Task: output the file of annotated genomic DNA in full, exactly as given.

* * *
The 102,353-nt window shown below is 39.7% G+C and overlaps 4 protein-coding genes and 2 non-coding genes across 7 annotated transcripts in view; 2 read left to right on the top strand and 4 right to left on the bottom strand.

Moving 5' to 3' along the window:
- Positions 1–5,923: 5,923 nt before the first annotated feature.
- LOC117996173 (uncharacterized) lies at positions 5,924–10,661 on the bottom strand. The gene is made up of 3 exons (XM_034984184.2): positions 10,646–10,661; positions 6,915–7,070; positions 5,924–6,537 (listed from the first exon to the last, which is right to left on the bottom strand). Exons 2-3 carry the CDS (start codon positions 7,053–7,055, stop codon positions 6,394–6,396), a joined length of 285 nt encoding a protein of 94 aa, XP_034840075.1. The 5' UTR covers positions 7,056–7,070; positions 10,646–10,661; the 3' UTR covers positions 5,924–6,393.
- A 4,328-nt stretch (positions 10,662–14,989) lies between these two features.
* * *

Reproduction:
The 102,353-nt window shown below is 39.7% G+C and overlaps 4 protein-coding genes and 2 non-coding genes across 7 annotated transcripts in view; 2 read left to right on the top strand and 4 right to left on the bottom strand.

Moving 5' to 3' along the window:
- Positions 1–5,923: 5,923 nt before the first annotated feature.
- LOC117996173 (uncharacterized) lies at positions 5,924–10,661 on the bottom strand. The gene is made up of 3 exons (XM_034984184.2): positions 10,646–10,661; positions 6,915–7,070; positions 5,924–6,537 (listed from the first exon to the last, which is right to left on the bottom strand). Exons 2-3 carry the CDS (start codon positions 7,053–7,055, stop codon positions 6,394–6,396), a joined length of 285 nt encoding a protein of 94 aa, XP_034840075.1. The 5' UTR covers positions 7,056–7,070; positions 10,646–10,661; the 3' UTR covers positions 5,924–6,393.
- A 4,328-nt stretch (positions 10,662–14,989) lies between these two features.